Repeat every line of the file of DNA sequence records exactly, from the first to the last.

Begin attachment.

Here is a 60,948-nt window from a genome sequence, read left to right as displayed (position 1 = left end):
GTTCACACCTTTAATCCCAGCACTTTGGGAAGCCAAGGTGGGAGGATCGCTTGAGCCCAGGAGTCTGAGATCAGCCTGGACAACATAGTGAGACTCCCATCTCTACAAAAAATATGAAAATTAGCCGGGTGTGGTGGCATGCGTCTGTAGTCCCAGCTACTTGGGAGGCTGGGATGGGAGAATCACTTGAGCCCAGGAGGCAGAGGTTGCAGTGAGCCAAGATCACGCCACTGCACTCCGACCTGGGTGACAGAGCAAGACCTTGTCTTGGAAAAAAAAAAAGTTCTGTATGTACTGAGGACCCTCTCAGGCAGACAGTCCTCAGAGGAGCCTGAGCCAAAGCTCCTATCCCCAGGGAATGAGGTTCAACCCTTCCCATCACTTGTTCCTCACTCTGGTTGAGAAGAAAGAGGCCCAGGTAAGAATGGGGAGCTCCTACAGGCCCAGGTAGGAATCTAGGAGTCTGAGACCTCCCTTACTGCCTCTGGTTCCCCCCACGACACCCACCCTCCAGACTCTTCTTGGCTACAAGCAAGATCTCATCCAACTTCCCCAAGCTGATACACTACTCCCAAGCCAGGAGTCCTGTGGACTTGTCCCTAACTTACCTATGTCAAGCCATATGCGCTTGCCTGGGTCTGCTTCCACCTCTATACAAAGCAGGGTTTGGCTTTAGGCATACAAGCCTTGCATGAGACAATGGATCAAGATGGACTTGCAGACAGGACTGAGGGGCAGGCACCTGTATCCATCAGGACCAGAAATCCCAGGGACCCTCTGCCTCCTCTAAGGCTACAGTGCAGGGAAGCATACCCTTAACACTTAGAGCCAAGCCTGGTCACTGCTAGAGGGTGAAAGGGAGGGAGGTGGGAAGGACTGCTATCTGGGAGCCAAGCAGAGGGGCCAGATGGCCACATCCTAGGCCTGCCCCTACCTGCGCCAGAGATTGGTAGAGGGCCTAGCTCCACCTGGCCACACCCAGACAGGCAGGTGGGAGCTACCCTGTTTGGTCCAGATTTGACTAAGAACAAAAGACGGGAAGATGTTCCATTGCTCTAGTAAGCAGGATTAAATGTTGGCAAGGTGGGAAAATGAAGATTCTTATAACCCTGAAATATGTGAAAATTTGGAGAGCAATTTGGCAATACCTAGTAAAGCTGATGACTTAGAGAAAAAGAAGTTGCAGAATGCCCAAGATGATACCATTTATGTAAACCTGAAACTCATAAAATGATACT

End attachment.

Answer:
Here is a 60,948-nt window from a genome sequence, read left to right as displayed (position 1 = left end):
GTTCACACCTTTAATCCCAGCACTTTGGGAAGCCAAGGTGGGAGGATCGCTTGAGCCCAGGAGTCTGAGATCAGCCTGGACAACATAGTGAGACTCCCATCTCTACAAAAAATATGAAAATTAGCCGGGTGTGGTGGCATGCGTCTGTAGTCCCAGCTACTTGGGAGGCTGGGATGGGAGAATCACTTGAGCCCAGGAGGCAGAGGTTGCAGTGAGCCAAGATCACGCCACTGCACTCCGACCTGGGTGACAGAGCAAGACCTTGTCTTGGAAAAAAAAAAAGTTCTGTATGTACTGAGGACCCTCTCAGGCAGACAGTCCTCAGAGGAGCCTGAGCCAAAGCTCCTATCCCCAGGGAATGAGGTTCAACCCTTCCCATCACTTGTTCCTCACTCTGGTTGAGAAGAAAGAGGCCCAGGTAAGAATGGGGAGCTCCTACAGGCCCAGGTAGGAATCTAGGAGTCTGAGACCTCCCTTACTGCCTCTGGTTCCCCCCACGACACCCACCCTCCAGACTCTTCTTGGCTACAAGCAAGATCTCATCCAACTTCCCCAAGCTGATACACTACTCCCAAGCCAGGAGTCCTGTGGACTTGTCCCTAACTTACCTATGTCAAGCCATATGCGCTTGCCTGGGTCTGCTTCCACCTCTATACAAAGCAGGGTTTGGCTTTAGGCATACAAGCCTTGCATGAGACAATGGATCAAGATGGACTTGCAGACAGGACTGAGGGGCAGGCACCTGTATCCATCAGGACCAGAAATCCCAGGGACCCTCTGCCTCCTCTAAGGCTACAGTGCAGGGAAGCATACCCTTAACACTTAGAGCCAAGCCTGGTCACTGCTAGAGGGTGAAAGGGAGGGAGGTGGGAAGGACTGCTATCTGGGAGCCAAGCAGAGGGGCCAGATGGCCACATCCTAGGCCTGCCCCTACCTGCGCCAGAGATTGGTAGAGGGCCTAGCTCCACCTGGCCACACCCAGACAGGCAGGTGGGAGCTACCCTGTTTGGTCCAGATTTGACTAAGAACAAAAGACGGGAAGATGTTCCATTGCTCTAGTAAGCAGGATTAAATGTTGGCAAGGTGGGAAAATGAAGATTCTTATAACCCTGAAATATGTGAAAATTTGGAGAGCAATTTGGCAATACCTAGTAAAGCTGATGACTTAGAGAAAAAGAAGTTGCAGAATGCCCAAGATGATACCATTTATGTAAACCTGAAACTCATAAAATGATACT